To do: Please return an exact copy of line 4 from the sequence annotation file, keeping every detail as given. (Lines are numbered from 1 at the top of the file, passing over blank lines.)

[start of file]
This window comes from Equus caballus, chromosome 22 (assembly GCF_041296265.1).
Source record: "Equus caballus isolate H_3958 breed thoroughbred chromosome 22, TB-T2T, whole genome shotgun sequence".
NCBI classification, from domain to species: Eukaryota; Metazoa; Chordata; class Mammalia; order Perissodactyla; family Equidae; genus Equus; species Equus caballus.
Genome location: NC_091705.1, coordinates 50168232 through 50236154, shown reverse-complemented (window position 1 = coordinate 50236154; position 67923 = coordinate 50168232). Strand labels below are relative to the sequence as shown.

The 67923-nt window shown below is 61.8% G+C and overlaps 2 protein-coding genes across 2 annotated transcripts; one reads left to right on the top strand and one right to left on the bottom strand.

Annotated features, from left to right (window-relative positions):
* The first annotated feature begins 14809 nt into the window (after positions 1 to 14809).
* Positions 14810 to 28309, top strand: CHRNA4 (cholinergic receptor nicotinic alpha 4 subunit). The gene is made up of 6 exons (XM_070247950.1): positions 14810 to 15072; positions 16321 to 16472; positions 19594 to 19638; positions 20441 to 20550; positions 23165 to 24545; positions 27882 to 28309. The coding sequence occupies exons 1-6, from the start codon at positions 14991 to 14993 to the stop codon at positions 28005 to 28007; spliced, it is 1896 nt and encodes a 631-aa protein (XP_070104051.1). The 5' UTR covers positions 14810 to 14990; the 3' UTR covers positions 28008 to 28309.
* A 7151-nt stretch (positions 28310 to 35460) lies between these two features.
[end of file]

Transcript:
Genome location: NC_091705.1, coordinates 50168232 through 50236154, shown reverse-complemented (window position 1 = coordinate 50236154; position 67923 = coordinate 50168232). Strand labels below are relative to the sequence as shown.